MVIP AGENCY DIRECTORY - View HERE
A Message from the Children's Team.
Recently you would have received information from Strengthening Families in relation to the Marlborough Children’ s Team. Here is some additional information to assist you, when considering a referral.
When considering a referral please think about whether the child/family:
It is appropriate to make direct referrals to Child, Youth and Family and/or Police, where there is risk of harm to the child which requires immediate steps to create safety; where there may be a need for Police to be involved in an investigation alongside Child Youth and Family; where there are situations of chronic or serious neglect, emotional or physical abuse that are already having a serious damaging effect on the child; where there are parents/caregivers who have already had a child or young person removed from their care (in these instances these should be assessed by CYF before any referral is made to the Children’s Team if appropriate).
Below is a referral form for download. Please note that we encourage you to ring our office and talk to our team about a possible referral. We are also more than willing to come out and meet with you or the family to talk about the Children’s Team approach, and work through the referral form. When the referrer (or in some instances our staff) meets with the family seeking their consent to participate in the Children’s Team approach (including the sharing of agency information), at that stage the referrer will provide the family with the ‘Who We Are’ About Your Privacy in the Children’s Team, and Making a Complaint information.
If you have any queries at all, please ring us at our office on (03) 5791072.
Dr Lorraine Eade (Ngati Rarua, Ngati Toarangatira)
Director| Marlborough Children’s Team – Nga Pukenga Tamariki
1/57 Seymour Street, Blenheim 7201| PO Box 682, Blenheim 7240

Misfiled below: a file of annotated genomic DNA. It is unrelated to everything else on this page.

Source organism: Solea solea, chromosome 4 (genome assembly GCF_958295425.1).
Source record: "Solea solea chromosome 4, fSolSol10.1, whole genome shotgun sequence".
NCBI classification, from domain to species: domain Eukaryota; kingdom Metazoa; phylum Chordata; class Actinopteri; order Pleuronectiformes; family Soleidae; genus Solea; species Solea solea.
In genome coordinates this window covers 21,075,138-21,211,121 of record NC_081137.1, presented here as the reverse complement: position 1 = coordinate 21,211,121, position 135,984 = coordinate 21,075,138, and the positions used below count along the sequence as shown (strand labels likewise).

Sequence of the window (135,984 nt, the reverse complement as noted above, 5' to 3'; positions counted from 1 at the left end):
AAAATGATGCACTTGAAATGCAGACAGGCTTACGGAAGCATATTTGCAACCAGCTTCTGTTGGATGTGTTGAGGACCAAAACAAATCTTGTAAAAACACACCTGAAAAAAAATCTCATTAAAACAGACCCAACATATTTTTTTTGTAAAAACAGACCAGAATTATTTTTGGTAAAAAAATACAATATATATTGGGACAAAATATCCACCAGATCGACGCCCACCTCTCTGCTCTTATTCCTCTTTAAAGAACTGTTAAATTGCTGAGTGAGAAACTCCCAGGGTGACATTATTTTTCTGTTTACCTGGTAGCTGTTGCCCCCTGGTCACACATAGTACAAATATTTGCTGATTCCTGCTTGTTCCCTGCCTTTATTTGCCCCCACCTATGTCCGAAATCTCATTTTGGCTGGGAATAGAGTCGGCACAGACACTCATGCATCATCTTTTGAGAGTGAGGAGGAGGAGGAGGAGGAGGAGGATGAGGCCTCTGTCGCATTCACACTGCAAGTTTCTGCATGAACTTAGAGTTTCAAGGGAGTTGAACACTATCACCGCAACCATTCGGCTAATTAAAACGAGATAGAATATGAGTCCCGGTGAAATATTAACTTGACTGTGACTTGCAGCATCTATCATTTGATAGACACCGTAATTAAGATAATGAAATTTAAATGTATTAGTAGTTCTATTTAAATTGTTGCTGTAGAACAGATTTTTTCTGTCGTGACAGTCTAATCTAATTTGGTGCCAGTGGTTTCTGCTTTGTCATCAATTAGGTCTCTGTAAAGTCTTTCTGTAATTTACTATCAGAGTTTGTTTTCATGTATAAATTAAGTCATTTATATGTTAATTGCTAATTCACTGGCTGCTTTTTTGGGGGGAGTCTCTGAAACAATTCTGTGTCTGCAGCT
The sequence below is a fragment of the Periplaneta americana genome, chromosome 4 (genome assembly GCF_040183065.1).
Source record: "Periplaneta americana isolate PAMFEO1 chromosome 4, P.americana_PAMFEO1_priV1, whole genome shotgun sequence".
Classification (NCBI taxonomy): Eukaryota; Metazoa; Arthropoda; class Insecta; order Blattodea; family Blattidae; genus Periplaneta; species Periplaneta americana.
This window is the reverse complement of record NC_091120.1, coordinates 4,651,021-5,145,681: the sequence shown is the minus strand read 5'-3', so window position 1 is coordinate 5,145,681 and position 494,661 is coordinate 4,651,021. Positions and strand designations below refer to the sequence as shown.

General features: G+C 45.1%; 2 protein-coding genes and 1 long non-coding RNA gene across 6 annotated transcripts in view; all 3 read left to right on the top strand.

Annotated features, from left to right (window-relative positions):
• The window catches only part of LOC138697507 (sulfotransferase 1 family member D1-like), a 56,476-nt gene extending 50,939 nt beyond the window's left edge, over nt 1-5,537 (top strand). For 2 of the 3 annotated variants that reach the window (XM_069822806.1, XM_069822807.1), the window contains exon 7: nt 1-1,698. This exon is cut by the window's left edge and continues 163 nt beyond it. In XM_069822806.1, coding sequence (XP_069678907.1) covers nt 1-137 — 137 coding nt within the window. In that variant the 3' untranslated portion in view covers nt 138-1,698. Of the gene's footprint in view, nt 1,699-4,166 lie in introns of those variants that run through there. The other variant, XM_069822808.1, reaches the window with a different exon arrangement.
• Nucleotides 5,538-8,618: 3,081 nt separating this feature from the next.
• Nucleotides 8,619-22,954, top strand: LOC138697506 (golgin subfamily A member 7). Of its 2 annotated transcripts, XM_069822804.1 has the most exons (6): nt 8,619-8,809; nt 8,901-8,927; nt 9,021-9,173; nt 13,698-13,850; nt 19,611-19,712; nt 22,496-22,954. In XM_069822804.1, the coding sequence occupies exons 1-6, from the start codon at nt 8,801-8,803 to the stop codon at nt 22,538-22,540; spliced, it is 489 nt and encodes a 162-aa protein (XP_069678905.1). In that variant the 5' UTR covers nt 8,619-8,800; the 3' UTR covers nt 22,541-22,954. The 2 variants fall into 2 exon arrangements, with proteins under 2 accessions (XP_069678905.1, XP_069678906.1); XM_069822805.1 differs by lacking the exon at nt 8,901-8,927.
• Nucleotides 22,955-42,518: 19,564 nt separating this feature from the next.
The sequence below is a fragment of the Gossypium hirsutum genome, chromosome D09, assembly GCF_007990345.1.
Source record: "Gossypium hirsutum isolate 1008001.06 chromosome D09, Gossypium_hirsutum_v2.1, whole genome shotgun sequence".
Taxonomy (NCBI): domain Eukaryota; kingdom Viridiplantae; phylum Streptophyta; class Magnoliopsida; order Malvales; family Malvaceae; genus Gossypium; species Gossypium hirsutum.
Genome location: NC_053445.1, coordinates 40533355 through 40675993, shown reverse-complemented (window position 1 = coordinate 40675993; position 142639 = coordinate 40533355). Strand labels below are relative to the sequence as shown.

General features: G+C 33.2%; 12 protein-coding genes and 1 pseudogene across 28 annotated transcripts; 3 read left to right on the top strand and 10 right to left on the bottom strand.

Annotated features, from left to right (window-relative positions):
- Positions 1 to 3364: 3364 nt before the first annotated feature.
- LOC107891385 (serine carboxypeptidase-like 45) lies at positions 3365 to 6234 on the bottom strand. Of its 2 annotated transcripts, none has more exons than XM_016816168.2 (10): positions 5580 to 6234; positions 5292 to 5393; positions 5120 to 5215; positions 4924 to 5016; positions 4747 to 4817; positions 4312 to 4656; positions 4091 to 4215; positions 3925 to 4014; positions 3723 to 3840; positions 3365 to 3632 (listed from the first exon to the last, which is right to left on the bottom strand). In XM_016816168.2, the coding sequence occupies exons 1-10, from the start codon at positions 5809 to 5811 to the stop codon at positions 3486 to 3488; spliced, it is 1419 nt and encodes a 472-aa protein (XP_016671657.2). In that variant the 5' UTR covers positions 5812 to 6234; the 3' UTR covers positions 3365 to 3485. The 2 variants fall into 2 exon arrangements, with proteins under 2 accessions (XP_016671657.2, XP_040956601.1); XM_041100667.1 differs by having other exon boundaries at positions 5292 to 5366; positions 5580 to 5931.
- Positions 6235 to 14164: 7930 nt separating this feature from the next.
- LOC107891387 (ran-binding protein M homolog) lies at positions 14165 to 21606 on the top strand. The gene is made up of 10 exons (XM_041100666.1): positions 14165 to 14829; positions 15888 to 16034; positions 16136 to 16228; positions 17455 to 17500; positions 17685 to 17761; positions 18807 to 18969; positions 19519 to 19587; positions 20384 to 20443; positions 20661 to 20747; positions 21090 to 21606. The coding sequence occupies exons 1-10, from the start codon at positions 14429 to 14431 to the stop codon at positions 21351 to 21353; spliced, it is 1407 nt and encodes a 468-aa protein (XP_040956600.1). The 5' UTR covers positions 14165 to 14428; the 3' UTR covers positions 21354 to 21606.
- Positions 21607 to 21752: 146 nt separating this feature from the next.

T: 64 3 984 7640
M: 029 2012 441
To report or not to report? That is the question!
Katherine Hall Emma Donaldson Martyn Williamson
Journal of Primary Health Care 9(4) 244-247 https://doi.org/10.1071/HC16064
Published: 5 September 2017
In New Zealand general practices, we come across adolescents who are sexually active. It is quite clear in New Zealand law that everyone (including minors) who has sexual connection with a young person below the age of 16 years is potentially liable for prosecution and imprisonment.1,2 In the UK, there is mandatory reporting of all sexually active children aged 13 years or less.3,4 Many people feel that every instance of under-age intercourse should be reported to the police; however, mandatory reporting can be counter-productive.3 It reduces attendance of adolescents at sexual health and family planning services, so children who may be at most risk may not present and thus not be identified.3,5 Mandatory reporting can criminalise essentially good people involved in consensual relationship, the harm of this being not insignificant to the individuals, their families, and the wider community, and could potentially overwhelm police and social services resources.6
One pragmatic approach for dealing with cases of sexually active minors is to assess each case individually for signs of abuse, and consider the context of the child’s overall life (eg are there signs of other risk-taking behaviour, intellectual impairment or vulnerability?). This approach makes it an ethical, not a legal decision to report sexually active adolescents to authorities.
If we accept that this is an ethical rather than a legal decision, we then need to know how ethics can be useful in deciding whether this was an abusive relationship, and if it is in the adolescent’s best interest to report this to the police, because as this case shows, the two decisions may not, ethically speaking, be one and the same.
Read the Full Article HERE
Supporting Aotearoa's rainbow people : a practical guide for mental health professionals
This guide is for anyone who provides mental health support in Aotearoa, including (but not limited to) counsellors, psychologists, psychiatrists, psychotherapists, tohunga (Māori healers), social workers, mental health nurses, and GPs. It will also be helpful for youth workers, group facilitators, and peer supporters.
Get the Guide HERE
Visit the Website HERE